Clinicians who become educators often feel insecure, frustrated, and isolated. (Republished from 2017).
Most university-level educators are not required to know how to teach. The reality is, although the vast majority of college professors are experts in their fields of study, most do not have a background in the art and science of educating. This is especially true in fields that require their members to have both content knowledge and clinical expertise. People who lack adequate training in teaching may experience stress and high anxiety when they move from roles in which they feel confident and competent into new roles and settings.
Despite being thrust into roles that may be foreign to them, new faculty members often receive minimal orientation and mentoring. Many nursing faculty members come from healthcare settings where they have been involved in providing or supervising handson care and find that their new position in education requires them to learn new skills and apply knowledge directly. Despite their expertise, clinicians who start over as novice educators often find that the switch leads to insecurity, frustration, and a sense of isolation.
Worry list At the University of Northern Colorado (UNC) School of Nursing, new faculty members often cite the following adjustment anxieties, a list that may not be exhaustive. They worry that:
In general, they are concerned that they will feel out of place in higher education. These anxieties can make their first few years as educators lonely and uncomfortable and, for some, will result in flight from academia.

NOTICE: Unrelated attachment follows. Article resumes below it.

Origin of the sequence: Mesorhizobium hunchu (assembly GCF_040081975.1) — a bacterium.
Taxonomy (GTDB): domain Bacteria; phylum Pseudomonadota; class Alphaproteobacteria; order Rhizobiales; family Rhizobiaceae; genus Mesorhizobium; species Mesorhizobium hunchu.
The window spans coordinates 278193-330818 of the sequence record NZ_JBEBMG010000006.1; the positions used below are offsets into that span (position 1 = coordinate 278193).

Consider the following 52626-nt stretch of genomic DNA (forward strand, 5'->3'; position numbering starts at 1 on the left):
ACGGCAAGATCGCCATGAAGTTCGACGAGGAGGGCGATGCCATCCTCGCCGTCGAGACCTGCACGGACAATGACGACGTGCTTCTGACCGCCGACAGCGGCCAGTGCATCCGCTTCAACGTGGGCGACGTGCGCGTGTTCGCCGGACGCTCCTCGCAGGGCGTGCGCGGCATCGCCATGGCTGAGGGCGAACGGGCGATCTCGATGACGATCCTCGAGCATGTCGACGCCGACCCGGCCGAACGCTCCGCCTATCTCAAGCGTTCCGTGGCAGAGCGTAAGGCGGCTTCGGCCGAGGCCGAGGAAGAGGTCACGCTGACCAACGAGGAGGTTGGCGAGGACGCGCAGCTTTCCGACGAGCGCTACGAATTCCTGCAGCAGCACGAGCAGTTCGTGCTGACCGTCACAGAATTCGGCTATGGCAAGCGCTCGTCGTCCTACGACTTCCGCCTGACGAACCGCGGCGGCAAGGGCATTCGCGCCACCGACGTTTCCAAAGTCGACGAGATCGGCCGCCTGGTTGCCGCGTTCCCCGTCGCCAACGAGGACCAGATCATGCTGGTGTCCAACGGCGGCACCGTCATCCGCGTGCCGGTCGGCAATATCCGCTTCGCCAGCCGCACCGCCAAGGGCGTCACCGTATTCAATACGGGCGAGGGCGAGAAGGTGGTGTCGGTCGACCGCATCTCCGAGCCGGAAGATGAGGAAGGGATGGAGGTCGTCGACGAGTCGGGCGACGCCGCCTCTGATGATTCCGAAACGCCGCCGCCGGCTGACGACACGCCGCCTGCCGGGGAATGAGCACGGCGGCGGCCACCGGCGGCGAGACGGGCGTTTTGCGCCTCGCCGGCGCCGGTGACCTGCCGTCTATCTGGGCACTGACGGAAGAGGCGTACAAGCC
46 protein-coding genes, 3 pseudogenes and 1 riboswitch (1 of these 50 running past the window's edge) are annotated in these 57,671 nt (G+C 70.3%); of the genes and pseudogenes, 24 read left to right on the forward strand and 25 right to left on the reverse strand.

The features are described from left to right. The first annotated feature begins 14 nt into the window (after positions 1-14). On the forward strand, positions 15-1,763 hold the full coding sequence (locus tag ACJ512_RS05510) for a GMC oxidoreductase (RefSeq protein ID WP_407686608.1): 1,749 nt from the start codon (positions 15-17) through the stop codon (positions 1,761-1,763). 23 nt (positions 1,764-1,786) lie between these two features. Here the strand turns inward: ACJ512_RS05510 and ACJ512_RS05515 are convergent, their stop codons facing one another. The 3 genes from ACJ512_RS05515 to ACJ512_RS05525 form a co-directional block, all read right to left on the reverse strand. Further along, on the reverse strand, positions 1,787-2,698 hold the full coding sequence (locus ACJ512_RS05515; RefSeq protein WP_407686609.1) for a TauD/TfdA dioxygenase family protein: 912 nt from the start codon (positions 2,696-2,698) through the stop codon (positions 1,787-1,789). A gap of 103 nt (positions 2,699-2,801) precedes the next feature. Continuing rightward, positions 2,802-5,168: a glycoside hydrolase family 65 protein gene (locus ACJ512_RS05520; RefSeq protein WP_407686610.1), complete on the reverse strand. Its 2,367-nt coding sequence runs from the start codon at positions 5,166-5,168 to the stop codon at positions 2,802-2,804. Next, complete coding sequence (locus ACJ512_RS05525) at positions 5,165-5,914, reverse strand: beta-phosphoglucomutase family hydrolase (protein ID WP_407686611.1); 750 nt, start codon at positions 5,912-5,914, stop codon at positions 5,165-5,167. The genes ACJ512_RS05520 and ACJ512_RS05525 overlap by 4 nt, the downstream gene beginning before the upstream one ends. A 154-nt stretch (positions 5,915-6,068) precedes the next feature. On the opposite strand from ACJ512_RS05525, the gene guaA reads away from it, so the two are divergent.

Defining the problem Not only is that a problem for new nurse educators, it’s a problem for nursing for two reasons: 1) There is a shortage of nurses who have terminal degrees. 2) There is a shortage of nurses with higher degrees who choose to teach in the academic setting. It is, therefore, imperative that we create a climate that helps novice nurse faculty members feel welcome and adequately mentored as they transition from practice to teaching In making that transition it is vital teaching. In making that transition, it is vital that new faculty members develop the knowledge and skills needed to grow into confident and competent nurse educators.
Compared to clinicians, educators are not particularly well paid. It is thus important that nurse educators find non-monetary compensation through the rich rewards and satisfaction that can be found in becoming an exceptional educator. To help new colleagues at UNC School of Nursing feel optimistic and confident about their recent career change and to provide them with the tools and skills needed to grow in their new setting, a group of certified nurse educators (CNEs) at UNC designed a formalized course of study.
Creating and sustaining a development course for new faculty members require frequent collaboration, time, money, and administrative support. For senior faculty members already engaged in a full slate of faculty assignments, the time commitment is a major hurdle. Money is another obstacle. In light of faculty load, there is little room for additional compensation of either time or money to create development programs; so, most faculty members who engage in such activities do so by going over and above their current commitments, whether it’s committee work or other expectations.
Addressing the problem
Recognizing a need for nurse faculty to be better trained in teaching, a group of CNEs at UNC made those personal time UNC made those personal time commitments, established objectives, and set goals for colleagues who were interested in learning more about the role of an educator. Using a Nurse Educator Core Competency plan developed by the National League for Nursing (NLN) and guided by an outline created by the NLN for passing the Certified Nurse Educator examination, we created a course delivery plan with two overall goals: 1) Help faculty members increase their competence as educators, and 2) increase the cadre of certified nurse educators among our faculty.